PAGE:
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Remote Workers Begin to Return, Fearfully

COVID-19 Weekly Culture Pulse Survey: May 4-8, 2020

For better or worse or both, it’s happening: Authorities are trading stay-at-home orders for face masks, and employers are recalling staff to resume operations in the workplace. But without a vaccine, the coronavirus continues to spread. And while it does, the majority of workers do not feel safe.


If you’ve followed our most recent reports, this sentiment is no surprise. A near consensus of frontline and remote employees (86.5% as of last week) has said it’s too soon to reopen offices. This week’s pulse survey of 1,436 workers across the U.S., Canada, and the U.K. takes a closer look at the reluctance, the reasons for it, and the damage returning now may do to company cultures.


Far more concern than comfort


Nearly 67% of both remote and non-remote employees are worried about reuniting prematurely. Among remote workers who have returned, 76% feel it was at least two weeks too early (40% say a month).

How does that affect key culture metrics? Not well. When employees rejoined organizations that they believed were unprepared:

Of course, outliers persist. For the 9% of remote workers who feel the timing of their return was appropriate, we see predictably positive results:


Advice from the front of the line


Qualitative responses from those who’ve returned to the workplace yielded four common themes, all of which are relevant to organizations at any stage of getting back up to speed.

1. VOLUNTEERS FIRST

Consider soliciting volunteers to return on a timeframe or take on roles that might make some people uncomfortable. Many employees say they had coworkers who were willing to return to the office or work more dangerous shifts. One example:

“My company should have asked for volunteers. I wouldn’t have because I’m older and more at risk, but several of my team said they would go back to work. Instead, I’m working while they are still at home.”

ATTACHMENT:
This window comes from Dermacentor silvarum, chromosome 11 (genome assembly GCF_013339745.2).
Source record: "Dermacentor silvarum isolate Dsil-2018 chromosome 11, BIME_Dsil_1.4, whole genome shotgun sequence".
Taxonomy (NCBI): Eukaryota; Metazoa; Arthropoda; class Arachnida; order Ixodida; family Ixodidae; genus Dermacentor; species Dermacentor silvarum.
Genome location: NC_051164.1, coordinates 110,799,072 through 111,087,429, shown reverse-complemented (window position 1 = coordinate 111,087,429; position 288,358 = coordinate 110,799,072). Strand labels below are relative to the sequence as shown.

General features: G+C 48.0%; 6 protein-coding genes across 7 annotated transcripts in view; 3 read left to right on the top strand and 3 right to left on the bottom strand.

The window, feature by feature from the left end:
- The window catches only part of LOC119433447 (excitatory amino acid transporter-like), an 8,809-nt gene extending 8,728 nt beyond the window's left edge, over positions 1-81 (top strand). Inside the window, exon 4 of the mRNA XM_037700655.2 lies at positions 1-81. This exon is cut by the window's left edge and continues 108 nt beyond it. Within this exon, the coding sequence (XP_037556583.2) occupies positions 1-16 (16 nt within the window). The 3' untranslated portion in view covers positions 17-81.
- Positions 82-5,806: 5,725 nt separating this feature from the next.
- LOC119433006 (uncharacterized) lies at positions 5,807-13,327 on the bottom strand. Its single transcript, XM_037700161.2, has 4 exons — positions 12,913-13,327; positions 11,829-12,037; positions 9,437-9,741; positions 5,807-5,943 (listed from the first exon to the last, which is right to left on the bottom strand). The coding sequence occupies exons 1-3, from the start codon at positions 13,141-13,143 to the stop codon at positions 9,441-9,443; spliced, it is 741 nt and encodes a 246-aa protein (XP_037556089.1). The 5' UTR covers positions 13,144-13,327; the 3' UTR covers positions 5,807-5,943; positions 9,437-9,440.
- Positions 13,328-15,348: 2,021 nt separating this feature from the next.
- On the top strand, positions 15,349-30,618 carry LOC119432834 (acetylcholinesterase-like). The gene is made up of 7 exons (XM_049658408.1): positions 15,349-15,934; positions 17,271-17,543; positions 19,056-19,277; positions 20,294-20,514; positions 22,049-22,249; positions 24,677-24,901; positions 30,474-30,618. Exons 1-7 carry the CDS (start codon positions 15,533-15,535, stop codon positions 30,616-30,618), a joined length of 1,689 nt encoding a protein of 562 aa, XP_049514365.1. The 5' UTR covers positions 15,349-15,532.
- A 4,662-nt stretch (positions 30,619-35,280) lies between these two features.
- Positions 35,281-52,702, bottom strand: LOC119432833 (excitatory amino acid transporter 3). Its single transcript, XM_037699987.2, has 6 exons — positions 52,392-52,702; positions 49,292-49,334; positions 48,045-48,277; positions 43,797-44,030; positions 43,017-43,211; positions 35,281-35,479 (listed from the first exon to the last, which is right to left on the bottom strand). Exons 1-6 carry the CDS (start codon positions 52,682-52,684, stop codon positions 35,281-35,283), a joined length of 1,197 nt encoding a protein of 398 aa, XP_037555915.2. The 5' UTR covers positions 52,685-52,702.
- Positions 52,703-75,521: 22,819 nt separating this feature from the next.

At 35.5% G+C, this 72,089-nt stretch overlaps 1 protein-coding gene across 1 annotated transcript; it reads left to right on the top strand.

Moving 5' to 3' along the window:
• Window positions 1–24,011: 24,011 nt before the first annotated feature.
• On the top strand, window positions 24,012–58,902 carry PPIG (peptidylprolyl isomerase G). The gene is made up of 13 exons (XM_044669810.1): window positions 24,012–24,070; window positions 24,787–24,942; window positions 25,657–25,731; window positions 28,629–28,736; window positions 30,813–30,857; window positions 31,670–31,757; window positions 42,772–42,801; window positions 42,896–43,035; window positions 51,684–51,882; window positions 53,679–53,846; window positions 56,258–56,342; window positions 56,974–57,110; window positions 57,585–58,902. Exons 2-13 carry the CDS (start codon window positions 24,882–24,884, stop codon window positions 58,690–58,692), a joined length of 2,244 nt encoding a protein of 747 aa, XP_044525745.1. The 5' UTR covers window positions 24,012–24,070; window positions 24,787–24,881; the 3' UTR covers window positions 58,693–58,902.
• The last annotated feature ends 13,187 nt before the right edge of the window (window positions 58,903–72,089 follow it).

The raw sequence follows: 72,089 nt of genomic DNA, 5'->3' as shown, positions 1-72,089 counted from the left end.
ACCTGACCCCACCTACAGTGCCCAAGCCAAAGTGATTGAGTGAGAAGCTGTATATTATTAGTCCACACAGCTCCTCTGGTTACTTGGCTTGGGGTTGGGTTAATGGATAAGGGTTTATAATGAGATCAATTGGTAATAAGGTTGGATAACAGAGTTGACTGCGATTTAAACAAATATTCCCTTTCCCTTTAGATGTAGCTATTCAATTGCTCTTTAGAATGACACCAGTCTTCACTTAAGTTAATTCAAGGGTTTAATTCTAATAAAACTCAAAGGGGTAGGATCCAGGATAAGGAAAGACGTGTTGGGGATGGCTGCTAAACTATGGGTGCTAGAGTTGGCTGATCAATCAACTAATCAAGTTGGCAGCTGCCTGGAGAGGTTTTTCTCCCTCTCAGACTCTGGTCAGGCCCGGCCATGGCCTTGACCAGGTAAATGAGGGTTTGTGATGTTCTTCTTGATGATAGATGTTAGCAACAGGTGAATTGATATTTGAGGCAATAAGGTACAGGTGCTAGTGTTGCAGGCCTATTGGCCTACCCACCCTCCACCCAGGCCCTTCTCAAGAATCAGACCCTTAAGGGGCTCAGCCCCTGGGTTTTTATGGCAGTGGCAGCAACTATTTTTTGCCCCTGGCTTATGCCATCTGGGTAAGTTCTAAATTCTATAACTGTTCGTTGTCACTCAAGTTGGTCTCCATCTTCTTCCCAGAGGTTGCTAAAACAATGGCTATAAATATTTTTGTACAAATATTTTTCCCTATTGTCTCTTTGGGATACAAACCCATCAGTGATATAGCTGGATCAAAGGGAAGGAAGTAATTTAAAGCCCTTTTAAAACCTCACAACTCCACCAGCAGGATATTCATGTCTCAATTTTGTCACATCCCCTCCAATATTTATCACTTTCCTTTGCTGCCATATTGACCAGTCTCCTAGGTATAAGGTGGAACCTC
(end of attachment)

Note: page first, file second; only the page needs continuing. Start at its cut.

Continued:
2. SAFETY ALWAYS

Week over week, the pulse surveys show an alarming decrease in safety practices (14.7%) with quotes to support, such as:

“I’d be more comfortable going back to the office if my organization was clear on what social distancing requirements are in place, expectations around mask wearage, and clean workspaces. Unfortunately, my organization hasn’t done that, laid off our cleaning staff, and still is recalling people.”

3. LISTEN TO LOCAL POLICYMAKERS

The guidance coming from federal, state, and local leaders is far from in sync. Employees appear to strongly favor proximity in deciding whom to follow.

“I’m not sure about our governor, but my mayor says we need to be more careful. Open slower and be safer. My boss needs to listen to that.”

“We shouldn’t trust what the federal government has to say. They screwed up. Our mayor has our backs, and my company needs to listen to that guidance.”

4. TEST, TEST, TEST. PLEASE

There’s a constant plea to protect the workplace by identifying who’s infected and who isn’t.

“We need more testing. And my company should be working with government to test everyone that returns to work. The people that have the virus but don’t have symptoms could kill us all.”

“We still aren’t testing enough. Even all the news channels say that. Facebook says that. Twitter says that. When everything says we aren’t doing enough, we probably aren’t.”


Stay tuned to our COVID-19 weekly culture pulse surveys for insights that will help your organization to weather the storm.

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